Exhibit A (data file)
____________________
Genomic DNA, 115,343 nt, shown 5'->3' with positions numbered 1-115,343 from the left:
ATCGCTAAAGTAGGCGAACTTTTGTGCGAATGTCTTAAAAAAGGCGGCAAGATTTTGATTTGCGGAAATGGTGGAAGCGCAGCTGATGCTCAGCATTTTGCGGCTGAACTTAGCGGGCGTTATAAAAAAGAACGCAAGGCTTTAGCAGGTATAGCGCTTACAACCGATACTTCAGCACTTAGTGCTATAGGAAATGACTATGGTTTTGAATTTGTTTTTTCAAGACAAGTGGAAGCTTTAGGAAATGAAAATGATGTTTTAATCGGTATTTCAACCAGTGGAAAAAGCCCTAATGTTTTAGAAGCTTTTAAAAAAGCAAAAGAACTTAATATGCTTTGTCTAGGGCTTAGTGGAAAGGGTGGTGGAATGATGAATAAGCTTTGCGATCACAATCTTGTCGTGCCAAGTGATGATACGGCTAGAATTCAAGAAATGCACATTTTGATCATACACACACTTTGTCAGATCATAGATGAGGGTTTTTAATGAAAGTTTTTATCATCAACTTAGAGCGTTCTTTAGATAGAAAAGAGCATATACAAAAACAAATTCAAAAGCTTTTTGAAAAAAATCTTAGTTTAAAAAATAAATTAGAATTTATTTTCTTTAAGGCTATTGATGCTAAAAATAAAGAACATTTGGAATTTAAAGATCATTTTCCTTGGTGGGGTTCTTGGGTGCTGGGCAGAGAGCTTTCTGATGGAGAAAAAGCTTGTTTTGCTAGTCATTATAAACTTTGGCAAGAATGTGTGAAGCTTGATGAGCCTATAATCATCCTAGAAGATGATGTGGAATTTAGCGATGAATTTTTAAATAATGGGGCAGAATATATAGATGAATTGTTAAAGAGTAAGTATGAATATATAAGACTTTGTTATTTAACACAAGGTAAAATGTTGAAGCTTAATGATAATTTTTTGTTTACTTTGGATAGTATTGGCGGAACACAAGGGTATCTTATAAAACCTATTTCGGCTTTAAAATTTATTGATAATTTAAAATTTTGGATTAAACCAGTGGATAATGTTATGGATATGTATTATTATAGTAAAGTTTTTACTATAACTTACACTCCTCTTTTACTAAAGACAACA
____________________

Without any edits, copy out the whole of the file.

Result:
Genomic DNA, 115,343 nt, shown 5'->3' with positions numbered 1-115,343 from the left:
ATCGCTAAAGTAGGCGAACTTTTGTGCGAATGTCTTAAAAAAGGCGGCAAGATTTTGATTTGCGGAAATGGTGGAAGCGCAGCTGATGCTCAGCATTTTGCGGCTGAACTTAGCGGGCGTTATAAAAAAGAACGCAAGGCTTTAGCAGGTATAGCGCTTACAACCGATACTTCAGCACTTAGTGCTATAGGAAATGACTATGGTTTTGAATTTGTTTTTTCAAGACAAGTGGAAGCTTTAGGAAATGAAAATGATGTTTTAATCGGTATTTCAACCAGTGGAAAAAGCCCTAATGTTTTAGAAGCTTTTAAAAAAGCAAAAGAACTTAATATGCTTTGTCTAGGGCTTAGTGGAAAGGGTGGTGGAATGATGAATAAGCTTTGCGATCACAATCTTGTCGTGCCAAGTGATGATACGGCTAGAATTCAAGAAATGCACATTTTGATCATACACACACTTTGTCAGATCATAGATGAGGGTTTTTAATGAAAGTTTTTATCATCAACTTAGAGCGTTCTTTAGATAGAAAAGAGCATATACAAAAACAAATTCAAAAGCTTTTTGAAAAAAATCTTAGTTTAAAAAATAAATTAGAATTTATTTTCTTTAAGGCTATTGATGCTAAAAATAAAGAACATTTGGAATTTAAAGATCATTTTCCTTGGTGGGGTTCTTGGGTGCTGGGCAGAGAGCTTTCTGATGGAGAAAAAGCTTGTTTTGCTAGTCATTATAAACTTTGGCAAGAATGTGTGAAGCTTGATGAGCCTATAATCATCCTAGAAGATGATGTGGAATTTAGCGATGAATTTTTAAATAATGGGGCAGAATATATAGATGAATTGTTAAAGAGTAAGTATGAATATATAAGACTTTGTTATTTAACACAAGGTAAAATGTTGAAGCTTAATGATAATTTTTTGTTTACTTTGGATAGTATTGGCGGAACACAAGGGTATCTTATAAAACCTATTTCGGCTTTAAAATTTATTGATAATTTAAAATTTTGGATTAAACCAGTGGATAATGTTATGGATATGTATTATTATAGTAAAGTTTTTACTATAACTTACACTCCTCTTTTACTAAAGACAACA